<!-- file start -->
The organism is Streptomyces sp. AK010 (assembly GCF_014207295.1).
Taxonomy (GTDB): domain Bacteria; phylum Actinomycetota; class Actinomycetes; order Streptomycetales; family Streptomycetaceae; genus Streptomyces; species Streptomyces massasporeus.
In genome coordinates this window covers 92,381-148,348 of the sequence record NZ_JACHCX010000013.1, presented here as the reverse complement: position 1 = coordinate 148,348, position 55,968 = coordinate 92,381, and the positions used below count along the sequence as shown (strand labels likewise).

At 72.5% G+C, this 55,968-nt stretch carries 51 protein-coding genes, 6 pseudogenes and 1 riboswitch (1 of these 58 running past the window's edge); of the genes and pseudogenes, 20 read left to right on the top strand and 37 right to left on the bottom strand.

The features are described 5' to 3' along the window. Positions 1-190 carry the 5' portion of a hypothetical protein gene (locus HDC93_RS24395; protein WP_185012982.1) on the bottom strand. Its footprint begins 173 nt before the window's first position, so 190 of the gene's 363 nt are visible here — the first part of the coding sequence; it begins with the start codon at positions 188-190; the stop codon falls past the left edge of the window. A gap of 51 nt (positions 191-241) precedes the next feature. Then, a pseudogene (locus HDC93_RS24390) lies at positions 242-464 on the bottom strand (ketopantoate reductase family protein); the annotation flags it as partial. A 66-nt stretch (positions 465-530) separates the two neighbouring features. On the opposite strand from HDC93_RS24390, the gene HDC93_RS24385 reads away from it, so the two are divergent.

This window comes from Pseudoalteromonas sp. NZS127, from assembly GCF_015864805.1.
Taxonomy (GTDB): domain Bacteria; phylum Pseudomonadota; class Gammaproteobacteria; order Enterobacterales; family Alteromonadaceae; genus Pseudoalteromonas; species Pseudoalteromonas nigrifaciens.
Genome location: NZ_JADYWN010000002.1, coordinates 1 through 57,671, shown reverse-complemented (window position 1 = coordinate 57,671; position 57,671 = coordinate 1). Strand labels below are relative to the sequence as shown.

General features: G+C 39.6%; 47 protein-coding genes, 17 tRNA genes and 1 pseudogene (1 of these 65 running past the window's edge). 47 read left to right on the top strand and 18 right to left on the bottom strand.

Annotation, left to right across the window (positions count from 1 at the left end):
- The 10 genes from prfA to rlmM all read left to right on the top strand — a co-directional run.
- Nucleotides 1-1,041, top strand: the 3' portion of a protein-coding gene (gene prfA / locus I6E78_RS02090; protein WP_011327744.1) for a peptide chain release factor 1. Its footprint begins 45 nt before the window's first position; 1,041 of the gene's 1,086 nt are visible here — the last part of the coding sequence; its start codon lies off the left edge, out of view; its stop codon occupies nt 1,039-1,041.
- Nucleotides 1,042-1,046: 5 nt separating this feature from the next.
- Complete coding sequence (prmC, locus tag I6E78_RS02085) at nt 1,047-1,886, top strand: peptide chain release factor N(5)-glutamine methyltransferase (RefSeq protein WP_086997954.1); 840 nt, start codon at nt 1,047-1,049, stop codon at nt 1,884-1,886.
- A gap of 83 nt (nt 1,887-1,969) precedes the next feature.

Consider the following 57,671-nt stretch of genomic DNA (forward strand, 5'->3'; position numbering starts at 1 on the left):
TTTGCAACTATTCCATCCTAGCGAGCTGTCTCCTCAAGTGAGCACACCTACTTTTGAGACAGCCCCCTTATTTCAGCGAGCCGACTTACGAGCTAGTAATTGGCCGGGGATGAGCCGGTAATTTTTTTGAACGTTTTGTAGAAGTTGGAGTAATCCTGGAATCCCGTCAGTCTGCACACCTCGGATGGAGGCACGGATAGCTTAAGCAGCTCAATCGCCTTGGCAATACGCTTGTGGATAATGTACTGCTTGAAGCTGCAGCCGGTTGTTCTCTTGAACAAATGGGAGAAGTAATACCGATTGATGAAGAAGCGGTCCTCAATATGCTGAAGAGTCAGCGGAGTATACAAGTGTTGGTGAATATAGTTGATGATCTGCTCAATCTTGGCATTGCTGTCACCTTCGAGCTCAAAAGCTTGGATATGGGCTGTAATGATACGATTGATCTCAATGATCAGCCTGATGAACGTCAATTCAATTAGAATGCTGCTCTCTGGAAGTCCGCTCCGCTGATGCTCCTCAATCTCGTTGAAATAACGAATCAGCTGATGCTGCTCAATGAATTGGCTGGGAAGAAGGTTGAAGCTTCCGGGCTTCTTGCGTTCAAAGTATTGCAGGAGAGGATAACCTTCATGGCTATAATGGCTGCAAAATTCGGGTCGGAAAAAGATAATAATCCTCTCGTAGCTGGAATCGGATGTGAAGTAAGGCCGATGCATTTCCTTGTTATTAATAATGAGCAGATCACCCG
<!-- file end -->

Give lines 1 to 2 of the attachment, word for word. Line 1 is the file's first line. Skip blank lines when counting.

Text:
The organism is Streptomyces sp. AK010 (assembly GCF_014207295.1).
Taxonomy (GTDB): domain Bacteria; phylum Actinomycetota; class Actinomycetes; order Streptomycetales; family Streptomycetaceae; genus Streptomyces; species Streptomyces massasporeus.